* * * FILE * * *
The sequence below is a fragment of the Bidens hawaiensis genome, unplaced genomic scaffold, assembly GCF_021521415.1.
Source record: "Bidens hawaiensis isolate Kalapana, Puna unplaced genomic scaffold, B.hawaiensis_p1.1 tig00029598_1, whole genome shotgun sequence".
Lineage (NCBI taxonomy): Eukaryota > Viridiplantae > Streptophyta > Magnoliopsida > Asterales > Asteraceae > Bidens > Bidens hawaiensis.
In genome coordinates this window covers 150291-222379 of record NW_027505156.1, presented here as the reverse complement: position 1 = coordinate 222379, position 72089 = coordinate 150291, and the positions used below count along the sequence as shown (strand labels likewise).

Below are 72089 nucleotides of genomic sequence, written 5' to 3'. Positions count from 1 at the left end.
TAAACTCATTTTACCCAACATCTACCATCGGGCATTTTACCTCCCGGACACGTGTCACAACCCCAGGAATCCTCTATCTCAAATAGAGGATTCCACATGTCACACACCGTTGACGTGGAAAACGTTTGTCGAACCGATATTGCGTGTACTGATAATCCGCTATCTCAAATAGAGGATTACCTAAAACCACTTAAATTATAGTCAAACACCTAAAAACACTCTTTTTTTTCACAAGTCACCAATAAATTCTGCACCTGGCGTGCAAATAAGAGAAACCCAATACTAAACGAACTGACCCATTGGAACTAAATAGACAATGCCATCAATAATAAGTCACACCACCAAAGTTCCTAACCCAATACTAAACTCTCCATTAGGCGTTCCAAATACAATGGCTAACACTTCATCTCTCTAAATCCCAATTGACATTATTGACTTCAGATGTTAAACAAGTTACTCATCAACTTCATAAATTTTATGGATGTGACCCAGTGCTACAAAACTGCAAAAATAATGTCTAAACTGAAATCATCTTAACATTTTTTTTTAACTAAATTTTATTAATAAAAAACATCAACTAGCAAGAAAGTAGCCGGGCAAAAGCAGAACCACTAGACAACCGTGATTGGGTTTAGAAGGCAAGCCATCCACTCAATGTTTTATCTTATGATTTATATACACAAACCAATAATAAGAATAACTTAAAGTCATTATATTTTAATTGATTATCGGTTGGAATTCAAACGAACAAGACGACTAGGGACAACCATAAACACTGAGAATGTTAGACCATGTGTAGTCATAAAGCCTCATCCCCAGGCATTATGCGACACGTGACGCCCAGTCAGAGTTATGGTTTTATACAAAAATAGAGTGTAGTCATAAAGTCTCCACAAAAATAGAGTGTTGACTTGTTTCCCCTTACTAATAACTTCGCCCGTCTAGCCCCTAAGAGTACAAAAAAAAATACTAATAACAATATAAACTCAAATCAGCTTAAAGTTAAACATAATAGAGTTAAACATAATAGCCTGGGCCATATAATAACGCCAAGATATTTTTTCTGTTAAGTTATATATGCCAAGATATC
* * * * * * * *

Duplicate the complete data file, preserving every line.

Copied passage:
The sequence below is a fragment of the Bidens hawaiensis genome, unplaced genomic scaffold, assembly GCF_021521415.1.
Source record: "Bidens hawaiensis isolate Kalapana, Puna unplaced genomic scaffold, B.hawaiensis_p1.1 tig00029598_1, whole genome shotgun sequence".
Lineage (NCBI taxonomy): Eukaryota > Viridiplantae > Streptophyta > Magnoliopsida > Asterales > Asteraceae > Bidens > Bidens hawaiensis.
In genome coordinates this window covers 150291-222379 of record NW_027505156.1, presented here as the reverse complement: position 1 = coordinate 222379, position 72089 = coordinate 150291, and the positions used below count along the sequence as shown (strand labels likewise).

Below are 72089 nucleotides of genomic sequence, written 5' to 3'. Positions count from 1 at the left end.
TAAACTCATTTTACCCAACATCTACCATCGGGCATTTTACCTCCCGGACACGTGTCACAACCCCAGGAATCCTCTATCTCAAATAGAGGATTCCACATGTCACACACCGTTGACGTGGAAAACGTTTGTCGAACCGATATTGCGTGTACTGATAATCCGCTATCTCAAATAGAGGATTACCTAAAACCACTTAAATTATAGTCAAACACCTAAAAACACTCTTTTTTTTCACAAGTCACCAATAAATTCTGCACCTGGCGTGCAAATAAGAGAAACCCAATACTAAACGAACTGACCCATTGGAACTAAATAGACAATGCCATCAATAATAAGTCACACCACCAAAGTTCCTAACCCAATACTAAACTCTCCATTAGGCGTTCCAAATACAATGGCTAACACTTCATCTCTCTAAATCCCAATTGACATTATTGACTTCAGATGTTAAACAAGTTACTCATCAACTTCATAAATTTTATGGATGTGACCCAGTGCTACAAAACTGCAAAAATAATGTCTAAACTGAAATCATCTTAACATTTTTTTTTAACTAAATTTTATTAATAAAAAACATCAACTAGCAAGAAAGTAGCCGGGCAAAAGCAGAACCACTAGACAACCGTGATTGGGTTTAGAAGGCAAGCCATCCACTCAATGTTTTATCTTATGATTTATATACACAAACCAATAATAAGAATAACTTAAAGTCATTATATTTTAATTGATTATCGGTTGGAATTCAAACGAACAAGACGACTAGGGACAACCATAAACACTGAGAATGTTAGACCATGTGTAGTCATAAAGCCTCATCCCCAGGCATTATGCGACACGTGACGCCCAGTCAGAGTTATGGTTTTATACAAAAATAGAGTGTAGTCATAAAGTCTCCACAAAAATAGAGTGTTGACTTGTTTCCCCTTACTAATAACTTCGCCCGTCTAGCCCCTAAGAGTACAAAAAAAAATACTAATAACAATATAAACTCAAATCAGCTTAAAGTTAAACATAATAGAGTTAAACATAATAGCCTGGGCCATATAATAACGCCAAGATATTTTTTCTGTTAAGTTATATATGCCAAGATATC